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30 of the most-hated office buzzwords

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From ‘circling back’ to ‘giving 110pc’, here’s the workplace jargon workers find most annoying, according to GetResponse.

What are the words that make you shudder in the workplace? The ones your manager says in team meetings that would make your eyes roll if you weren’t on screen in a video call. The phrases your CEO keeps returning to at company townhalls or the terms you keep coming across in job ads as you search for a new role.

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‘Synergy’ tops the list of the overall most-hated office buzzwords. That’s according to automated marketing company GetResponse, which wanted to learn more about the worst offenders when it comes to workplace jargon.

It surveyed more than 1,000 US workers in 2019 and ranked their responses according to different categories. One category grouped the most-hated jargon for ‘better results’, while others include the worst jargon to describe an ideal candidate, the most common jargon for ‘work harder’ and the most passive-aggressive email lines.

“If you work in a business setting, you’ve probably heard, or even used, at least one of the many cliché business terms that float around most offices,” GetResponse said.

“From bosses strategising on how to get the ‘biggest bang for their buck’ to a co-worker sending you a slightly passive-aggressive email that starts with ‘Just a friendly reminder…’, it’s everywhere and it can be equal parts annoying and exhausting.

“Business jargon has become so overused that it often lessens the impact of what’s being said and undermines the credibility of whoever is saying it.”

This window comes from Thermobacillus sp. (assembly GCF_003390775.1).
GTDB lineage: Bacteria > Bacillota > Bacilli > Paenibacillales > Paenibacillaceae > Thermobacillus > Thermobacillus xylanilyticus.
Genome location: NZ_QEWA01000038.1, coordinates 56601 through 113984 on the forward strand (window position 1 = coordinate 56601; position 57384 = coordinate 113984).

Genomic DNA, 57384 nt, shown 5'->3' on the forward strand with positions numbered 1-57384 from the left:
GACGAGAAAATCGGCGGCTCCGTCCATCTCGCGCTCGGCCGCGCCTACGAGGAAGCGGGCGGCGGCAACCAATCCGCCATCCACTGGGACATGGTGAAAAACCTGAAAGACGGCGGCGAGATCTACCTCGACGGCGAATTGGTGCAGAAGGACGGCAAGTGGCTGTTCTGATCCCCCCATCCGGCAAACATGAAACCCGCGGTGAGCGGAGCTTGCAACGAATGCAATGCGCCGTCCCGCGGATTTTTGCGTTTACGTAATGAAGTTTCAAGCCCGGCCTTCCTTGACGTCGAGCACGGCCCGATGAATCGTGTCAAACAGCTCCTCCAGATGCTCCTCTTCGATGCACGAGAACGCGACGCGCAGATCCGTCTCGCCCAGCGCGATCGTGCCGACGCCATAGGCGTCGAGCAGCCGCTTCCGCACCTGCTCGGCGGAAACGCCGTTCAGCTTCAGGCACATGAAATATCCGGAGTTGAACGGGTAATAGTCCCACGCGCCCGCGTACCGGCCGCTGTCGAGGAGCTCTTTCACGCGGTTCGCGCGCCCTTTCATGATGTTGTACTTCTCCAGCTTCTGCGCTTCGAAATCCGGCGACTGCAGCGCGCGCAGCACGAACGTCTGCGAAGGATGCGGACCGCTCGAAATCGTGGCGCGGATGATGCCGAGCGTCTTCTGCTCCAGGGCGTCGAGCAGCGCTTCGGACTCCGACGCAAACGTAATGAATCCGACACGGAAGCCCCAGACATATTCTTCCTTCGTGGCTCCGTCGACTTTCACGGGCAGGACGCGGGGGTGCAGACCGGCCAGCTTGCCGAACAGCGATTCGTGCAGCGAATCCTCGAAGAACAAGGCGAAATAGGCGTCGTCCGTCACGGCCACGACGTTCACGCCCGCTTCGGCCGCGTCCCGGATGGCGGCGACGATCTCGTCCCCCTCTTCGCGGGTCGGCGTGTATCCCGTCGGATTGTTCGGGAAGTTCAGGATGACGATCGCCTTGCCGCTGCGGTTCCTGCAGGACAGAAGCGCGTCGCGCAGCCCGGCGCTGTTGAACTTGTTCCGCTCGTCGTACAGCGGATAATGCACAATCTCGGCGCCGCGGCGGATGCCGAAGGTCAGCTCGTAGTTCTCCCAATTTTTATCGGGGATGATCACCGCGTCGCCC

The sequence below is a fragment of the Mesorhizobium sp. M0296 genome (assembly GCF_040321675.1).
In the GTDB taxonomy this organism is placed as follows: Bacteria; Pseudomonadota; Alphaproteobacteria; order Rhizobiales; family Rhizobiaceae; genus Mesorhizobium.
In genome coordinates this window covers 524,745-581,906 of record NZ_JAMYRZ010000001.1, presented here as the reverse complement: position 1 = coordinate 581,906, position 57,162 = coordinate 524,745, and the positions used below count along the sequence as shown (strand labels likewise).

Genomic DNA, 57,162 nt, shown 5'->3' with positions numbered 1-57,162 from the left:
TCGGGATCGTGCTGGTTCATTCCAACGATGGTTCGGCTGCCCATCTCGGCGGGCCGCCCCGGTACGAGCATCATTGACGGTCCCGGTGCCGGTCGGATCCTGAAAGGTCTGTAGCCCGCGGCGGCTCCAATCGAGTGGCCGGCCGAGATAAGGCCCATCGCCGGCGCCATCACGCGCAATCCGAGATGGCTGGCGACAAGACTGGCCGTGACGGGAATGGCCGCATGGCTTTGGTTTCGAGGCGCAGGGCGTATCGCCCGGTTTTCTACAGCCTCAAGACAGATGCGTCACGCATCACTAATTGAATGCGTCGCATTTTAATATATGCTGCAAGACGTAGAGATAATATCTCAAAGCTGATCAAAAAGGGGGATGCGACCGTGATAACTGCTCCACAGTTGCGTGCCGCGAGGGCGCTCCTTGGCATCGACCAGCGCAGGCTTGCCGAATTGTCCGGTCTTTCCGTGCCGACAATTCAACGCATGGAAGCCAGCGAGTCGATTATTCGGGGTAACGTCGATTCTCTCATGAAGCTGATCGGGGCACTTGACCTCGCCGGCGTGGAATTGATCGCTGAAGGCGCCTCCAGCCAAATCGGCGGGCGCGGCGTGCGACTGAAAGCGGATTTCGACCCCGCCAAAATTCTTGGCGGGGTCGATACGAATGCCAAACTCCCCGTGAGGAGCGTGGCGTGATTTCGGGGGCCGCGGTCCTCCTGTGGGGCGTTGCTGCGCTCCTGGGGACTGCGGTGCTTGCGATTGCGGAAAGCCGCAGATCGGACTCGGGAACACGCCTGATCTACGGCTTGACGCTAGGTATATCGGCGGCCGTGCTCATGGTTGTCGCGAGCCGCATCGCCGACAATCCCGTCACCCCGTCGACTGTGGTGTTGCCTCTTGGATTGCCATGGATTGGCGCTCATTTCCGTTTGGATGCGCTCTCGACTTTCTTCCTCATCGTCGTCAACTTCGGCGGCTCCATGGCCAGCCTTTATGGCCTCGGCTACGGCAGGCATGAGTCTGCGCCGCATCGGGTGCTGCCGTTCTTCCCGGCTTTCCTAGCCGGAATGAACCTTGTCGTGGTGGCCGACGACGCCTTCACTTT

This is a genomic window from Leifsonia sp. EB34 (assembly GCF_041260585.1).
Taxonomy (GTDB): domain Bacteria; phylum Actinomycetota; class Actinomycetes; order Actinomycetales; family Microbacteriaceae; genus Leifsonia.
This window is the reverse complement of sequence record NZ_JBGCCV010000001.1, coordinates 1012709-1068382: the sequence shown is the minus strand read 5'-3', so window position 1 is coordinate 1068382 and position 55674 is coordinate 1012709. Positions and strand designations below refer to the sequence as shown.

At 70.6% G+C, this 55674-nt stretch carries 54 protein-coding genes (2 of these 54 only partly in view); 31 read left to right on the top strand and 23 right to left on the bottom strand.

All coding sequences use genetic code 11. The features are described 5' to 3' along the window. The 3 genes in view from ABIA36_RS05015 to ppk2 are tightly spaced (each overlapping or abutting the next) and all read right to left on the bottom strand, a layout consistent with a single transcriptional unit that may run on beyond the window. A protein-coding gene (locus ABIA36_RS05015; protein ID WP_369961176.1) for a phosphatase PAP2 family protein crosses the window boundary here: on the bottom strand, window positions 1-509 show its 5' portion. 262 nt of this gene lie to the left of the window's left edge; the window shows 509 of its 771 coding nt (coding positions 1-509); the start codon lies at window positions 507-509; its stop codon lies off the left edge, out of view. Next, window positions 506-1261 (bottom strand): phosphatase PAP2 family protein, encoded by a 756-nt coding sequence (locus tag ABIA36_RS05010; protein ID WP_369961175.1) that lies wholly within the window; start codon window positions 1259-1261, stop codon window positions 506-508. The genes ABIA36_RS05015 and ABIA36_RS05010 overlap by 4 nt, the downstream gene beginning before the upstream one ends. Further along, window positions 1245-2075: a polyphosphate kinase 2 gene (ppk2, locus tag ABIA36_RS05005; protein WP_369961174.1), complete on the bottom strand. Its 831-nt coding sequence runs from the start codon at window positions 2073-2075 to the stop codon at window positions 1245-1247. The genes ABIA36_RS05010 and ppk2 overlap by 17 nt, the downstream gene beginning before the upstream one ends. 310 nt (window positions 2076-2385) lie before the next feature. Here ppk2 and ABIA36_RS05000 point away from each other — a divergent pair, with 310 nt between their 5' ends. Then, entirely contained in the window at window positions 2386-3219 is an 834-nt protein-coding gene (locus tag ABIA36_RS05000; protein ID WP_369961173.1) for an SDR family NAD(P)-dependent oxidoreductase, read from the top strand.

After ‘synergy’, some of the other most-hated office buzzwords overall included ‘touch base’ at number three, ‘raising the bar’ at number four, ‘give 110pc’ at number 13, ‘move the needle’ at number 19, and ‘value-add’ at number 27.

An infographic showing some of the most-hated office buzzwords in the US.

Click to enlarge. Infographic: GetResponse

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UN human rights chief raises concerns over AI privacy violations in report

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‘AI tech can have negative, even catastrophic, effects if they are used without sufficient regard to how they affect people’s human rights.’

The UN’s human rights chief Michelle Bachelet called for a moratorium on the sale and use of artificial intelligence technology until safeguards are put in place to prevent potential human rights violations.

Bachelet made the appeal on Wednesday (15 September) to accompany a report released by the UN’s Human Rights Office, which analysed how AI systems affect people’s right to privacy. The violation of their privacy rights had knock-on impacts on other rights such as rights to health, education and freedom of movement, the report found.

“Artificial intelligence can be a force for good, helping societies overcome some of the great challenges of our times. But AI technologies can have negative, even catastrophic, effects if they are used without sufficient regard to how they affect people’s human rights,” Bachelet said.

“Artificial intelligence now reaches into almost every corner of our physical and mental lives and even emotional states,” Bachelet added.

Japanese multinational Fujitsu caused a stir when it announced plans to implement AI facial recognition technology to monitor employees’ concentration levels during meetings.